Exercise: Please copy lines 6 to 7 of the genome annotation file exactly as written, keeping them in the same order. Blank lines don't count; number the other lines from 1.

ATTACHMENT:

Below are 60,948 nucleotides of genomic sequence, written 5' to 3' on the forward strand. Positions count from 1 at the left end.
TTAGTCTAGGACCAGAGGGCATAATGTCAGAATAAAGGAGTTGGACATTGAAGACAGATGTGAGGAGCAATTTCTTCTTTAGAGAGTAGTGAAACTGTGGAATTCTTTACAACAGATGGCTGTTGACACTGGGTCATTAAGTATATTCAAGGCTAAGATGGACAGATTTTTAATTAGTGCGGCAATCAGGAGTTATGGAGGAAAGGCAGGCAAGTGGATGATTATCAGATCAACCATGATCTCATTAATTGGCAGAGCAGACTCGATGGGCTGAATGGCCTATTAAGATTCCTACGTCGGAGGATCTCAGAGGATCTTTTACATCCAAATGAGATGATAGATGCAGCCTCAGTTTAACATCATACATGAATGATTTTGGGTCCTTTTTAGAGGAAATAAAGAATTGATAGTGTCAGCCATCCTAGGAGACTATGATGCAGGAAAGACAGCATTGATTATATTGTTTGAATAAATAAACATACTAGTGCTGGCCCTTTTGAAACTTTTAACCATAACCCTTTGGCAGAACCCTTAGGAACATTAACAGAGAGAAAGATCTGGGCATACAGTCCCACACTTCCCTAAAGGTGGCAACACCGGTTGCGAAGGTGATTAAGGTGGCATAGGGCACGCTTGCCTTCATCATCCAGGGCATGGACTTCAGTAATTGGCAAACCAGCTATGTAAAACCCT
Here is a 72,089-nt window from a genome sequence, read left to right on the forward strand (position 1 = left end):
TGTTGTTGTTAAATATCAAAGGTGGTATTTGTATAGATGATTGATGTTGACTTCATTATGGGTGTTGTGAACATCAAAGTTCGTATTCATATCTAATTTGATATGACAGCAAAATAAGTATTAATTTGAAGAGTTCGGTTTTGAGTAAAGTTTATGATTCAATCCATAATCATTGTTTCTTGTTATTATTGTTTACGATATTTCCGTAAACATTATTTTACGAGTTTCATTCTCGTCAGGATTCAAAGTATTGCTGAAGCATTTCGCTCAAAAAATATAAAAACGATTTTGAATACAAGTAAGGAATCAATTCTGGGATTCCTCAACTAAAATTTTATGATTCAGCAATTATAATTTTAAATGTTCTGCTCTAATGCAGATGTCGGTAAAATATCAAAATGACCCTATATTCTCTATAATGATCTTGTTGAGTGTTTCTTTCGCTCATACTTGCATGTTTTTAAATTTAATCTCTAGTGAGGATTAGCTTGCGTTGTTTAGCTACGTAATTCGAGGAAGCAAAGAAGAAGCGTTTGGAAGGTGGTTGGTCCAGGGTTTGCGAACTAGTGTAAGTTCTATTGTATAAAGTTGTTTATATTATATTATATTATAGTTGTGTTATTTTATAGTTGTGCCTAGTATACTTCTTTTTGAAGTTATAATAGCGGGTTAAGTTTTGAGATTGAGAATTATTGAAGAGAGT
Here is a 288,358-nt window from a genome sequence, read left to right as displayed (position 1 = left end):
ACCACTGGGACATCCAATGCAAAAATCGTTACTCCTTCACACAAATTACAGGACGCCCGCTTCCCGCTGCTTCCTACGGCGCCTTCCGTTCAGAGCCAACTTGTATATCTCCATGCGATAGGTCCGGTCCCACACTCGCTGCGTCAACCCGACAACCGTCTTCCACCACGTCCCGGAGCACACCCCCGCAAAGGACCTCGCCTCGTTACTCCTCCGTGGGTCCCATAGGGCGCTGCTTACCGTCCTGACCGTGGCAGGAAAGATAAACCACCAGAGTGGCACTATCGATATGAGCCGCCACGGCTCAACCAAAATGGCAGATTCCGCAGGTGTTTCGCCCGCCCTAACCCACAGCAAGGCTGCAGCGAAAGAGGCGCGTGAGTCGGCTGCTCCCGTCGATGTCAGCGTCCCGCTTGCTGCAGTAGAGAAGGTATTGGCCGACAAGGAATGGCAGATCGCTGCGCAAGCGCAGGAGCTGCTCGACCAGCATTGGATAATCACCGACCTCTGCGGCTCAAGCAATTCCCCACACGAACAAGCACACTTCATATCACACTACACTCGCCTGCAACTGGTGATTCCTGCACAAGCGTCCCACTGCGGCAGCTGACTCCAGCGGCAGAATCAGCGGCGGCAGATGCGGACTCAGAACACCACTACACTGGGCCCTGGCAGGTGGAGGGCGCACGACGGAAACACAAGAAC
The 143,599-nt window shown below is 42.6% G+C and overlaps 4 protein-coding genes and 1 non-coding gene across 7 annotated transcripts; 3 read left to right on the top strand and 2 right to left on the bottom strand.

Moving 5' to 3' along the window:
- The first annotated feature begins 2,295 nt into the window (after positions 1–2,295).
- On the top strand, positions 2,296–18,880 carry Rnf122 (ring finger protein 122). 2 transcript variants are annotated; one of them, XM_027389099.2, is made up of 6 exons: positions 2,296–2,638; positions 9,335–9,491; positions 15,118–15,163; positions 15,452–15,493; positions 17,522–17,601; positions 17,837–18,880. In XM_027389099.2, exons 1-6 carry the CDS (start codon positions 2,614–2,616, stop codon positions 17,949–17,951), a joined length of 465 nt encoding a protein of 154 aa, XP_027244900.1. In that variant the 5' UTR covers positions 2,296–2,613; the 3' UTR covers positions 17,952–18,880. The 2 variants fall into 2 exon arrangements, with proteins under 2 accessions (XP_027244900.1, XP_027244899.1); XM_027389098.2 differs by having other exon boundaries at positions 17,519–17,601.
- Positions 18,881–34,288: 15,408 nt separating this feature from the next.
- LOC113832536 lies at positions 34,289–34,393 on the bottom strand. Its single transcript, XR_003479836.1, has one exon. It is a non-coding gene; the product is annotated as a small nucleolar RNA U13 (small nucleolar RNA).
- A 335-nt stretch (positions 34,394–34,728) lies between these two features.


ACCACTGGGACATCCAATGCAAAAATCGTTACTCCTTCACACAAATTACAGGACGCCCGCTTCCCGCTGCTTCCTACGGCGCCTTCCGTTCAGAGCCAACTTGTATATCTCCATGCGATAGGTCCGGTCCCACACTCGCTGCGTCAACCCGACAACCGTCTTCCACCACGTCCCGGAGCACACCCCCGCAAAGGACCTCGCCTCGTTACTCCTCCGTGGGTCCCATAGGGCGCTGCTTACCGTCCTGACCGTGGCAGGAAAGATAAACCACCAGAGTGGCACTATCGATATGAGCCGCCACGGCTCAACCAAAATGGCAGATTCCGCAGGTGTTTCGCCCGCCCTAACCCACAGCAAGGCTGCAGCGAAAGAGGCGCGTGAGTCGGCTGCTCCCGTCGATGTCAGCGTCCCGCTTGCTGCAGTAGAGAAGGTATTGGCCGACAAGGAATGGCAGATCGCTGCGCAAGCGCAGGAGCTGCTCGACCAGCATTGGATAATCACCGACCTCTGCGGCTCAAGCAATTCCCCACACGAACAAGCACACTTCATATCACACTACACTCGCCTGCAACTGGTGATTCCTGCACAAGCGTCCCACTGCGGCAGCTGACTCCAGCGGCAGAATCAGCGGCGGCAGATGCGGACTCAGAACACCACTACACTGGGCCCTGGCAGGTGGAGGGCGCACGACGGAAACACAAGAAC
The 143,599-nt window shown below is 42.6% G+C and overlaps 4 protein-coding genes and 1 non-coding gene across 7 annotated transcripts; 3 read left to right on the top strand and 2 right to left on the bottom strand.